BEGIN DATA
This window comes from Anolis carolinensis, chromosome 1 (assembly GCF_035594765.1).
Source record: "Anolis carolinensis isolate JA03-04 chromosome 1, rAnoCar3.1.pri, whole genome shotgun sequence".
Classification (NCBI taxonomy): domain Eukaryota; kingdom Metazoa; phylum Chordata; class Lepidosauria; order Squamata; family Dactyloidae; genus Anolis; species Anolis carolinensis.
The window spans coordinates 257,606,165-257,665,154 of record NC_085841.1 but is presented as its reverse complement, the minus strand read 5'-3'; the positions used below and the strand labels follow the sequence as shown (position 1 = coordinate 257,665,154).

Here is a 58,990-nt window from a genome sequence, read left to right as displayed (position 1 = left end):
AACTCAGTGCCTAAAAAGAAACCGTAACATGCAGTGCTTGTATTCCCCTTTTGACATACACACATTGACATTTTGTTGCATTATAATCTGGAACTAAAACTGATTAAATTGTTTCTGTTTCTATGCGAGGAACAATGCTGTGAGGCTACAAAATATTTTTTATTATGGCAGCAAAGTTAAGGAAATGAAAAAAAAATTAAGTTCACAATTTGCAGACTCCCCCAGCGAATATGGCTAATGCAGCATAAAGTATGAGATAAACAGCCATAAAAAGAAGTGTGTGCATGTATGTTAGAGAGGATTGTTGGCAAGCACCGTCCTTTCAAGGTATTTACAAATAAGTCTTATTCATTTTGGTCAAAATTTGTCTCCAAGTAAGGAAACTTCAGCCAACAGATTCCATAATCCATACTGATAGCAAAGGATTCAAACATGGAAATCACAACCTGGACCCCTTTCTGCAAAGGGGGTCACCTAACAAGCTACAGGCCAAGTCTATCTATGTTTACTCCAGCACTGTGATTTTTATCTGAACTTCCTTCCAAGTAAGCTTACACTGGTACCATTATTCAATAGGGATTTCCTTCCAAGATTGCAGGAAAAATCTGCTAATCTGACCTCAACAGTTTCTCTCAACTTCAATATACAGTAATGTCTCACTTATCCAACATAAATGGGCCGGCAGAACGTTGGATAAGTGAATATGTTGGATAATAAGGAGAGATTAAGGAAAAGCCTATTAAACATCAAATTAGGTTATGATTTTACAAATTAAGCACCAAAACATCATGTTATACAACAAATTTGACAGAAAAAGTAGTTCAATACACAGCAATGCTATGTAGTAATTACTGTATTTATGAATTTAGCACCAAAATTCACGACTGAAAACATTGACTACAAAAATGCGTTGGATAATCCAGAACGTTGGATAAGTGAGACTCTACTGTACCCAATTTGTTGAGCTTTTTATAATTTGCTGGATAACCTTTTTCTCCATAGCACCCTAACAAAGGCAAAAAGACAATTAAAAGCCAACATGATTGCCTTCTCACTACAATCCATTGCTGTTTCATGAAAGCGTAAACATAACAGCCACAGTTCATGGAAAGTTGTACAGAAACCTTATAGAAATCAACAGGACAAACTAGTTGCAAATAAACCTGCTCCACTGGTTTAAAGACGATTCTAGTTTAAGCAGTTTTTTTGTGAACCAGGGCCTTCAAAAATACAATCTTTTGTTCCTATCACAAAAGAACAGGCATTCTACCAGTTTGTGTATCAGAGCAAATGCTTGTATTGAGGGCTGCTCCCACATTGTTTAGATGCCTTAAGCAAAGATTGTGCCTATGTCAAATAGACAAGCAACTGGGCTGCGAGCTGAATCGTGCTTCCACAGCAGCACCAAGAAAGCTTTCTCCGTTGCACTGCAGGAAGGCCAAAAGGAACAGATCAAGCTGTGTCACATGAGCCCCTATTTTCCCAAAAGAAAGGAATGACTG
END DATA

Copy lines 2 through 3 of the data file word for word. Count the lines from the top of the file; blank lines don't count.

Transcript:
Source record: "Anolis carolinensis isolate JA03-04 chromosome 1, rAnoCar3.1.pri, whole genome shotgun sequence".
Classification (NCBI taxonomy): domain Eukaryota; kingdom Metazoa; phylum Chordata; class Lepidosauria; order Squamata; family Dactyloidae; genus Anolis; species Anolis carolinensis.